• To Be Successful You Need both A Network Mindset and Networking ToolsA Networked organization is more than just the electronic infrastructure and tools that facilitate communication.   It isn’t a matter of a Facebook profile or using Twitter.   It is a collaborative way of working.   It is about  sharing.   When you have a group of people working together in a network-culture and are facile with the tools, it can be unstoppable.She described the networked mindset as different from working in a conventional nonprofit institution.      These conventional nonprofits, what we label “Fortresses” in our book, The Networked Nonprofit,  are all about command and top down control.   Annie pointed out that these organizations have many rigid rules.   It means that no one on staff or the outside can do anything without permission and had to be done a prescribed way.  For example, everyone had to use the same font.What’s more she described how difficult this way of working is and makes it almost impossible to collaborate with other organizations working on similar issues.     In traditional organizations,  they approach activism as   “It is our issue.”   These traditional organizations feel that power comes for their expertise and their institution.In Networks, Information and Connections Flow in Many DirectionsAnnie talked about how networks focus on collaboration and action, rather than institution building.   She noted,  “In networks, the goal isn’t a big staff, but inspiring lots of people to do the good work through making connections and taking action.”    She also observed that in networks, power and decision-making propagates outwards – rather than being consolidated in the center.How and Why The Story of Stuff  Is Successful As A NetworkAnnie credits the above ways of working as the secret to their success.    She made the film because she was frustrated that the mainstream media and culture had ignored the underside of the American consumer economy.     When she posted the short film online in 2007, it exploded.   It turned up the volume on this important conversation.In the three years since the film has been out there, there are still 10K views a day and 12 million views online.  There are more than 220 countries have viewed the film in an unknown number of group settings.  It’s been translated into dozens of languages, inspired curriculum for high school, inspired a ballet in Boston, a puppet show in Palestine, floats in parades and the list goes on.  People have spray painted the URL on bus stops.Building RelationshipsAnnie suggests that one reason they were successful is that the film wasn’t just hers.  It was conceived and created in a network context.      Instead of doing everything herself, she engaged other people.   She spent an entire decade building relationships with groups all over the world and building a network of organizations to address the issues in the film.  She also got lots of feedback about the film while it was being created.When the film launched, it was already on the web site of hundreds of groups all over the world.    Hundreds of advocates and allies helped create it and had a stake in it.     She says it was “network-held” resource.Inspiring Others To Take Action: Credit Free ZoneAnnie also mentioned that their focus was to inspire new thinking and conversations, rather than getting credit or making money.    They used a creative commons license – allowing anyone to use their films, put them on their sites, and do anything they wanted except sell it.While Annie isn’t suggesting that we bury the old-school, centralized,  command and control model of organizing, she feels that different times demand evolving models.       Annie says working as network offers these advantages:(1)  Networks are more resilient and flexible and can bigger risks because they don’t have to worry about the longevity of a big institution.(2)  Networks are participatory.  They can get millions of people to help, not just paid staff.(3)  Networks offer many different ways to get involved.   It’s a buffet of ways to engage people that fits them.   Networks value people on whatever terms they want to participate.(4)  Networks are a reflection of where the world is going.    There’s a big paradigm shift in everything from our relationship to material goods to organizational models.   We’re moving from a “mine” to “ours” environment.(5) Networks make us all smarter.   By sharing information freely and welcoming input and feedback, learning is accelerated.    Networks evolve faster because of this.(6)  Networks are more fun.     Annie said that she had spent many years trying to get people to talk about the issues that she cared about, thinking her experience and expertise were enough.   It wasn’t until she learned to let go of control and shift from lecturing people to inviting them in that conversation exploded.As Annie said in her closing remarks,   the Story of Stuff is about building a better world.    In the story, the network is the hero.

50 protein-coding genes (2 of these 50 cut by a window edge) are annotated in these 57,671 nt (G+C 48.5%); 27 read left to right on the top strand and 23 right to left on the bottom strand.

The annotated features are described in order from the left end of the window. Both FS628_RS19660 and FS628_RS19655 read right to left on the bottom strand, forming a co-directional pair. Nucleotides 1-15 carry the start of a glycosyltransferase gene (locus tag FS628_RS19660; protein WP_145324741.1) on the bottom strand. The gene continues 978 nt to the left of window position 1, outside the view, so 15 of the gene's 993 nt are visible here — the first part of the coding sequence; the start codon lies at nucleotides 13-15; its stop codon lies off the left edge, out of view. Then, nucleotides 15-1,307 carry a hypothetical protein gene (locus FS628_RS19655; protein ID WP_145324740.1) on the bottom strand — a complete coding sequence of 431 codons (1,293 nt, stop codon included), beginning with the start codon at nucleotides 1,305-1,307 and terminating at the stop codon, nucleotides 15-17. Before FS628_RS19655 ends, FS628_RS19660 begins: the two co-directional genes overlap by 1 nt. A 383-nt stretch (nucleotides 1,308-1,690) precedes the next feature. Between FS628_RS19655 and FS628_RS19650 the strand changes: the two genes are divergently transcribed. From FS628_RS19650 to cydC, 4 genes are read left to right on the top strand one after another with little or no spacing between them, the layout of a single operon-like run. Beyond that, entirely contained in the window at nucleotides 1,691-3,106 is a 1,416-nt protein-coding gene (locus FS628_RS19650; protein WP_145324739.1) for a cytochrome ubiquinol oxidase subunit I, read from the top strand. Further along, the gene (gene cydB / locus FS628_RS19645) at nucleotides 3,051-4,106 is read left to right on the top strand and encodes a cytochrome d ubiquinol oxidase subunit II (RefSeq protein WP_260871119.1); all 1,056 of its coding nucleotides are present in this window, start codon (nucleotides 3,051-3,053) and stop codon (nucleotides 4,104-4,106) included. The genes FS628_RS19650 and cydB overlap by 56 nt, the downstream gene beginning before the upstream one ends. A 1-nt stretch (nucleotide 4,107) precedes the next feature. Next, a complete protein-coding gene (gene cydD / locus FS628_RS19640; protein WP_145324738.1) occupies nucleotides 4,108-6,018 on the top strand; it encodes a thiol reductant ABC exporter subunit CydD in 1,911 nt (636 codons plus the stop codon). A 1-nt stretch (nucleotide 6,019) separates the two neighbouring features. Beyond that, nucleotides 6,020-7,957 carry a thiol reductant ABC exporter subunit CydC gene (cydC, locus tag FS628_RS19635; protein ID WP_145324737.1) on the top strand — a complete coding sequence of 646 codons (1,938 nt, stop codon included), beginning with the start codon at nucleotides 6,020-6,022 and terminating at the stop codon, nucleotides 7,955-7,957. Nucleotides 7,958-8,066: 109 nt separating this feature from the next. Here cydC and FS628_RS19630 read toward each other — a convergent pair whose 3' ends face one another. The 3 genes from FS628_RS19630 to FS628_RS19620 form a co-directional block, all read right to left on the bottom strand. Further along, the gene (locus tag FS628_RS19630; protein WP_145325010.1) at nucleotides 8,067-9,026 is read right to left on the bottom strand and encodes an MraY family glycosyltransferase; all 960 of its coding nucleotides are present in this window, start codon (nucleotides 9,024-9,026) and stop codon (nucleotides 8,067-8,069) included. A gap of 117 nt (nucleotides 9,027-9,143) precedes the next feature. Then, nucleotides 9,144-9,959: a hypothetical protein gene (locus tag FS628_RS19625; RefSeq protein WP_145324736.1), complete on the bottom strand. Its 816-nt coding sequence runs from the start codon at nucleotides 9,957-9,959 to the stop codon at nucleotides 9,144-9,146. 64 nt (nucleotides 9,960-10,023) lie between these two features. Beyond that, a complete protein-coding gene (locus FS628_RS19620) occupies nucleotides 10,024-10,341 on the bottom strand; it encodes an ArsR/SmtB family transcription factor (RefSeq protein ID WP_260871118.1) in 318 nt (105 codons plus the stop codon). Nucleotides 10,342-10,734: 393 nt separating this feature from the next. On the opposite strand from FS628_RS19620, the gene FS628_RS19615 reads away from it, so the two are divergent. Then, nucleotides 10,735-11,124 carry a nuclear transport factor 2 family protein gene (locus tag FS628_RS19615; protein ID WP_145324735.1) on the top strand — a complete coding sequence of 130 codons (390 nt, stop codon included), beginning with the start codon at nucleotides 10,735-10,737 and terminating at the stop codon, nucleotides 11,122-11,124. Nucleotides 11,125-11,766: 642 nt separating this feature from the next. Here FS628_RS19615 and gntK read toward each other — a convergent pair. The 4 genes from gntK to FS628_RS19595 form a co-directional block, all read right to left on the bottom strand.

• To Be Successful You Need both A Network Mindset and Networking ToolsA Networked organization is more than just the electronic infrastructure and tools that facilitate communication.   It isn’t a matter of a Facebook profile or using Twitter.   It is a collaborative way of working.   It is about  sharing.   When you have a group of people working together in a network-culture and are facile with the tools, it can be unstoppable.She described the networked mindset as different from working in a conventional nonprofit institution.      These conventional nonprofits, what we label “Fortresses” in our book, The Networked Nonprofit,  are all about command and top down control.   Annie pointed out that these organizations have many rigid rules.   It means that no one on staff or the outside can do anything without permission and had to be done a prescribed way.  For example, everyone had to use the same font.What’s more she described how difficult this way of working is and makes it almost impossible to collaborate with other organizations working on similar issues.     In traditional organizations,  they approach activism as   “It is our issue.”   These traditional organizations feel that power comes for their expertise and their institution.In Networks, Information and Connections Flow in Many DirectionsAnnie talked about how networks focus on collaboration and action, rather than institution building.   She noted,  “In networks, the goal isn’t a big staff, but inspiring lots of people to do the good work through making connections and taking action.”    She also observed that in networks, power and decision-making propagates outwards – rather than being consolidated in the center.How and Why The Story of Stuff  Is Successful As A NetworkAnnie credits the above ways of working as the secret to their success.    She made the film because she was frustrated that the mainstream media and culture had ignored the underside of the American consumer economy.     When she posted the short film online in 2007, it exploded.   It turned up the volume on this important conversation.In the three years since the film has been out there, there are still 10K views a day and 12 million views online.  There are more than 220 countries have viewed the film in an unknown number of group settings.  It’s been translated into dozens of languages, inspired curriculum for high school, inspired a ballet in Boston, a puppet show in Palestine, floats in parades and the list goes on.  People have spray painted the URL on bus stops.Building RelationshipsAnnie suggests that one reason they were successful is that the film wasn’t just hers.  It was conceived and created in a network context.      Instead of doing everything herself, she engaged other people.   She spent an entire decade building relationships with groups all over the world and building a network of organizations to address the issues in the film.  She also got lots of feedback about the film while it was being created.When the film launched, it was already on the web site of hundreds of groups all over the world.    Hundreds of advocates and allies helped create it and had a stake in it.     She says it was “network-held” resource.Inspiring Others To Take Action: Credit Free ZoneAnnie also mentioned that their focus was to inspire new thinking and conversations, rather than getting credit or making money.    They used a creative commons license – allowing anyone to use their films, put them on their sites, and do anything they wanted except sell it.While Annie isn’t suggesting that we bury the old-school, centralized,  command and control model of organizing, she feels that different times demand evolving models.       Annie says working as network offers these advantages:(1)  Networks are more resilient and flexible and can bigger risks because they don’t have to worry about the longevity of a big institution.(2)  Networks are participatory.  They can get millions of people to help, not just paid staff.(3)  Networks offer many different ways to get involved.   It’s a buffet of ways to engage people that fits them.   Networks value people on whatever terms they want to participate.(4)  Networks are a reflection of where the world is going.    There’s a big paradigm shift in everything from our relationship to material goods to organizational models.   We’re moving from a “mine” to “ours” environment.(5) Networks make us all smarter.   By sharing information freely and welcoming input and feedback, learning is accelerated.    Networks evolve faster because of this.(6)  Networks are more fun.     Annie said that she had spent many years trying to get people to talk about the issues that she cared about, thinking her experience and expertise were enough.   It wasn’t until she learned to let go of control and shift from lecturing people to inviting them in that conversation exploded.As Annie said in her closing remarks,   the Story of Stuff is about building a better world.    In the story, the network is the hero.